Monday, December 28, 2020


Three weeks ago, after coming in for an injured Alex Smith in a 23-15 win over San Francisco, Dan Snyder’s quarterback Dwayne Haskins declared his benching earlier in the season was the worst time ever in his young life.

“This is probably the biggest amount of adversity that I’ve faced since coming into this world,” Haskins said, moved to tears after coming in to clean up for Smith. “I’ve leaned on a lot of people, a lot of mentors, family, close ones.”

Then came last week — his COVID-19 calamity and his Carolina disaster in a 20-13 loss Sunday — and then this became the biggest adversity of his life.

“It was definitely the hardest week of my life,” Haskins told reporters after he was tracked down at home following his escape from post-game media duties. “I’m just going to bounce back and move forward, pray and get my life together.”

Then Monday said, “Hold my beer.”

Less than 24 hours after another chapter of the Hard Life and Times of Dwayne Haskins was written, a new one surfaced Monday when the Washington Football team cut the owner’s quarterback — their No. 1 pick in 2019, the 15th selection in the first round.

I guess this would qualify as part of the smear campaign against Dan Snyder.

You think Haskins has had it rough? What about Louis Riddick? The ESPN football analyst had staked his reputation on the 23-year-old quarterback.

“I expect Dwayne Haskins to have an absolutely fantastic, monstrous year, provided everything else around him stays intact, because he’s earned it, he’s worked for it this offseason,” Riddick told NFL Live in July.

“I think Dwayne has taken the perfect approach this offseason,” Riddick said. “If you look at his social media, he basically chronicled his entire offseason as far as how hard he’s been working, how much weight he has shed. He looks absolutely fantastic.”

All it took to convince Riddick was a Weight Watchers program.


“I couldn’t be more disappointed to be perfectly honest with you,” Riddick said last week on ESPN’s Get Up. “This is a guy who I’ve had a lot of hope for, I’ve put a lot of support behind, because I do think he is a wonderful talent as far as playing quarterback is concerned. But something is not right as far as the choices that he’s making, the attention to detail that he is administering in his career and how this all meshing together down there.”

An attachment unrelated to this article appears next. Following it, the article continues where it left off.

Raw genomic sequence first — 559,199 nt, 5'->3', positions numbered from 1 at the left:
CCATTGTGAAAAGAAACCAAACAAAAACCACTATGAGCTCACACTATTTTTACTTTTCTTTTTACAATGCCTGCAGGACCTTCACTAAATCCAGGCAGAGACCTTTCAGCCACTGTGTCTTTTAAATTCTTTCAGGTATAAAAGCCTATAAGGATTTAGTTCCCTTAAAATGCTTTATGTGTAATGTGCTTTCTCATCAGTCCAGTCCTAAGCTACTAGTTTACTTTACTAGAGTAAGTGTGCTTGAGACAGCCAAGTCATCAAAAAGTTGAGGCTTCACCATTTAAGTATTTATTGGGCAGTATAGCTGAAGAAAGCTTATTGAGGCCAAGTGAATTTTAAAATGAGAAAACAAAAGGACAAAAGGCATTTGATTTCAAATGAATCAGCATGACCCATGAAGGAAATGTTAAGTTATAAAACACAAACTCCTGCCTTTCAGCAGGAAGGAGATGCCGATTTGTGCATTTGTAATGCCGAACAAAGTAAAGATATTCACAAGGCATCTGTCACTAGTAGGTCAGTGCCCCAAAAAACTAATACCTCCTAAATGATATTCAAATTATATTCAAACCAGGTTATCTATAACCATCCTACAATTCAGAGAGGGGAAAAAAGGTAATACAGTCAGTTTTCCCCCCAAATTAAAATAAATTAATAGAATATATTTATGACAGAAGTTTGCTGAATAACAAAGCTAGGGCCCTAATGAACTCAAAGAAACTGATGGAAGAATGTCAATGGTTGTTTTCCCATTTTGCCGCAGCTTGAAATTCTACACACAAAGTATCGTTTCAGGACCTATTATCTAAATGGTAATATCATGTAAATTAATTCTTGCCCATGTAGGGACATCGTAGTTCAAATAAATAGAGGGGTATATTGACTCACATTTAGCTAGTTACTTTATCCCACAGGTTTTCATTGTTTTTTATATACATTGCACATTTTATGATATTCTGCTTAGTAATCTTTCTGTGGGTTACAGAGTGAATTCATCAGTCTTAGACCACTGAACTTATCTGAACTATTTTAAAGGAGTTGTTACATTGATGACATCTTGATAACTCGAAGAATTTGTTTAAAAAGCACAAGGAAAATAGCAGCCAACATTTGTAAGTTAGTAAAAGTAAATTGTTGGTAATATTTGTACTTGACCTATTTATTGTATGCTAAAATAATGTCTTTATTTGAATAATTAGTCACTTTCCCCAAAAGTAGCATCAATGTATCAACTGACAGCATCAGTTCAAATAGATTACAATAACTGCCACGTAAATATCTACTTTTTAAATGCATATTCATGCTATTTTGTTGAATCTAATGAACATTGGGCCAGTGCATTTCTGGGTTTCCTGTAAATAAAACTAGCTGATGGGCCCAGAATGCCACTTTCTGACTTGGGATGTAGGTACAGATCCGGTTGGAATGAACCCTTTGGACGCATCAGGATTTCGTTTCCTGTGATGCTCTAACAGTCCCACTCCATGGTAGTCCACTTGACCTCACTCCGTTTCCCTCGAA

If you paying attention, though, beyond the film study, how could you not see the collision course this guy was on — from the Haskins & Haskins draft party to the “Kingdom of Pride” clothing line, to the request for Joe Theismann’s No. 7 jersey to the Instagram posts celebrating workouts? All while Haskins had not accomplished anything, and all while very aware of the protections that come with being the owner’s quarterback.

Imagine how Haskins would have been if he’d actually had some success?

Riddick and other Haskins cheerleaders saw what they wanted to see. And they made the mistake many others do outside of the cloud of chaos that consistently hangs over Ashburn: They treat the Washington Football Team like a normal NFL franchise.

Inside the aura of self-destruction Snyder has presided over for two decades, the executives and players who have the owner’s ear often seem to suffer from a particular brand of self-aggrandizing delusional thinking.

So Haskins thinks he’s had bad times. What about his coach, Ron Rivera?

After Haskins put the coach — coming off chemotherapy treatment in his battle against cancer — and others around him at risk of serious illness or even death with his reckless party behavior ignoring COVID-19 protocols, Rivera gave him another shot.

Rivera took out a second mortgage on his culture rebuild by starting the owner’s quarterback and was rewarded for it with a performance that would have embarrassed John Beck.

There was something very un-Rivera-like about the decision to keep Haskins on the roster, let alone start him, after the quarterback betrayed his coaches and teammates.

The kid-gloves approach to Haskins last week was uncharacteristic enough that it raises the question of whether keeping him around was Rivera’s decision at all.

After Sunday’s performance by Haskins (14-for-28 for 154 yards, no touchdowns, two interceptions and a fumble), not even Snyder, who scouted and drafted the quarterback himself over the objections of the football people he paid to do that work, could object to cutting Haskins loose.

And what about the tough times for the quarterback who finished the game, Taylor Heinicke? He had to go home and try to explain to his family why his head coach thought Haskins was a better option to start against Carolina than him.

Haskins may have put it all in perspective when he told reporters, “Sometimes being human isn’t enough.”

This is a victim statement, of course, a variation of one of the pearls dropped by the man himself, the most valuable victim — Robert Griffin III — upon his exit from Washington:

“People are often unreasonable, irrational and self-centered. Forgive them anyway.”

Forgive them Dwayne — whoever they are.

Listen to Thom Loverro on 106.7 The Fan and the Kevin Sheehan Show podcast.

• Thom Loverro can be reached at tloverro@washingtontimes.com.

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